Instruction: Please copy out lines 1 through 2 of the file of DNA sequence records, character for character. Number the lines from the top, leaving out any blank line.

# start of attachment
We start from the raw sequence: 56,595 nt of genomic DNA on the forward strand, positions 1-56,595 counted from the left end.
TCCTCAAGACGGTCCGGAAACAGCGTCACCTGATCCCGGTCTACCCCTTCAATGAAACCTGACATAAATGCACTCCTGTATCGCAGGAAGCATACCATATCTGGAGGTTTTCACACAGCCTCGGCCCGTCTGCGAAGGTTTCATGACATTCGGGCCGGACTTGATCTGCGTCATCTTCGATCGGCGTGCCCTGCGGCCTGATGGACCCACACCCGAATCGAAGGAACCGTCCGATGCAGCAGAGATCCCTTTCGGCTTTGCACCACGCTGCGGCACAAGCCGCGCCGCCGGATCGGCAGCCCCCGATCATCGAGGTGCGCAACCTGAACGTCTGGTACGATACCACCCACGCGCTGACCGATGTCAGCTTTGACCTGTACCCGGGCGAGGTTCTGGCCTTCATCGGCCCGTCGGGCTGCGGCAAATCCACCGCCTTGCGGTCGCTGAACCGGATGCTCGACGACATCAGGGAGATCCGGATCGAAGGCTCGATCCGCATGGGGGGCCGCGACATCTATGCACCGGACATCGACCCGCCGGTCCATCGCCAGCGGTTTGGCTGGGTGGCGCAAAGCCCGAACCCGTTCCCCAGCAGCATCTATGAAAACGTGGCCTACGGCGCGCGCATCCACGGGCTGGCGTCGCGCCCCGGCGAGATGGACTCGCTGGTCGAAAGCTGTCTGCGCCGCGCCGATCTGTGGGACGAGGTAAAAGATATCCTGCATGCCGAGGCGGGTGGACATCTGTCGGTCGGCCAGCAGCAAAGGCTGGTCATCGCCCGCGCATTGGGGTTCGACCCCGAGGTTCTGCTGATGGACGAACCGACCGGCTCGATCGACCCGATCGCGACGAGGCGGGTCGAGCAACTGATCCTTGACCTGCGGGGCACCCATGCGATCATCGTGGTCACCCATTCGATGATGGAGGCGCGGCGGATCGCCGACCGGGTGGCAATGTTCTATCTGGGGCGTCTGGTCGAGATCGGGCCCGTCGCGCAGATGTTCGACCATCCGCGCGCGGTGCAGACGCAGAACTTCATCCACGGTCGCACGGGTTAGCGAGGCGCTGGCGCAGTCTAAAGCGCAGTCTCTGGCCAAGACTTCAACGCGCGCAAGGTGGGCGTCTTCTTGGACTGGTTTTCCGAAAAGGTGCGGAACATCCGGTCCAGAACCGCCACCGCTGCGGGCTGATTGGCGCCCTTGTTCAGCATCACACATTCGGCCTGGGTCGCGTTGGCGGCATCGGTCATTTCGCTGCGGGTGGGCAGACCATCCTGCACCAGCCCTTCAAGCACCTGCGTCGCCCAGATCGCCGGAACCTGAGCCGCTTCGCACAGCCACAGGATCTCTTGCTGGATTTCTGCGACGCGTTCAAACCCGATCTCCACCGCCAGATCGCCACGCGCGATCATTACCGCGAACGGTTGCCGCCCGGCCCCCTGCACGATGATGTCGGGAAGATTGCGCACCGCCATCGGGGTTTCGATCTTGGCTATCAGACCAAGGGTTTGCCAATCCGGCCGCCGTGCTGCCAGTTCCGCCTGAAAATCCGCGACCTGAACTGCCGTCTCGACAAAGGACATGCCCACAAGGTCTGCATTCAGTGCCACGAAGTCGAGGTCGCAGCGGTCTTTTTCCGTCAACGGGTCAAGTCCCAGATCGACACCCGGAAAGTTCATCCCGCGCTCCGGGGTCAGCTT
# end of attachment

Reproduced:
We start from the raw sequence: 56,595 nt of genomic DNA on the forward strand, positions 1-56,595 counted from the left end.
TCCTCAAGACGGTCCGGAAACAGCGTCACCTGATCCCGGTCTACCCCTTCAATGAAACCTGACATAAATGCACTCCTGTATCGCAGGAAGCATACCATATCTGGAGGTTTTCACACAGCCTCGGCCCGTCTGCGAAGGTTTCATGACATTCGGGCCGGACTTGATCTGCGTCATCTTCGATCGGCGTGCCCTGCGGCCTGATGGACCCACACCCGAATCGAAGGAACCGTCCGATGCAGCAGAGATCCCTTTCGGCTTTGCACCACGCTGCGGCACAAGCCGCGCCGCCGGATCGGCAGCCCCCGATCATCGAGGTGCGCAACCTGAACGTCTGGTACGATACCACCCACGCGCTGACCGATGTCAGCTTTGACCTGTACCCGGGCGAGGTTCTGGCCTTCATCGGCCCGTCGGGCTGCGGCAAATCCACCGCCTTGCGGTCGCTGAACCGGATGCTCGACGACATCAGGGAGATCCGGATCGAAGGCTCGATCCGCATGGGGGGCCGCGACATCTATGCACCGGACATCGACCCGCCGGTCCATCGCCAGCGGTTTGGCTGGGTGGCGCAAAGCCCGAACCCGTTCCCCAGCAGCATCTATGAAAACGTGGCCTACGGCGCGCGCATCCACGGGCTGGCGTCGCGCCCCGGCGAGATGGACTCGCTGGTCGAAAGCTGTCTGCGCCGCGCCGATCTGTGGGACGAGGTAAAAGATATCCTGCATGCCGAGGCGGGTGGACATCTGTCGGTCGGCCAGCAGCAAAGGCTGGTCATCGCCCGCGCATTGGGGTTCGACCCCGAGGTTCTGCTGATGGACGAACCGACCGGCTCGATCGACCCGATCGCGACGAGGCGGGTCGAGCAACTGATCCTTGACCTGCGGGGCACCCATGCGATCATCGTGGTCACCCATTCGATGATGGAGGCGCGGCGGATCGCCGACCGGGTGGCAATGTTCTATCTGGGGCGTCTGGTCGAGATCGGGCCCGTCGCGCAGATGTTCGACCATCCGCGCGCGGTGCAGACGCAGAACTTCATCCACGGTCGCACGGGTTAGCGAGGCGCTGGCGCAGTCTAAAGCGCAGTCTCTGGCCAAGACTTCAACGCGCGCAAGGTGGGCGTCTTCTTGGACTGGTTTTCCGAAAAGGTGCGGAACATCCGGTCCAGAACCGCCACCGCTGCGGGCTGATTGGCGCCCTTGTTCAGCATCACACATTCGGCCTGGGTCGCGTTGGCGGCATCGGTCATTTCGCTGCGGGTGGGCAGACCATCCTGCACCAGCCCTTCAAGCACCTGCGTCGCCCAGATCGCCGGAACCTGAGCCGCTTCGCACAGCCACAGGATCTCTTGCTGGATTTCTGCGACGCGTTCAAACCCGATCTCCACCGCCAGATCGCCACGCGCGATCATTACCGCGAACGGTTGCCGCCCGGCCCCCTGCACGATGATGTCGGGAAGATTGCGCACCGCCATCGGGGTTTCGATCTTGGCTATCAGACCAAGGGTTTGCCAATCCGGCCGCCGTGCTGCCAGTTCCGCCTGAAAATCCGCGACCTGAACTGCCGTCTCGACAAAGGACATGCCCACAAGGTCTGCATTCAGTGCCACGAAGTCGAGGTCGCAGCGGTCTTTTTCCGTCAACGGGTCAAGTCCCAGATCGACACCCGGAAAGTTCATCCCGCGCTCCGGGGTCAGCTT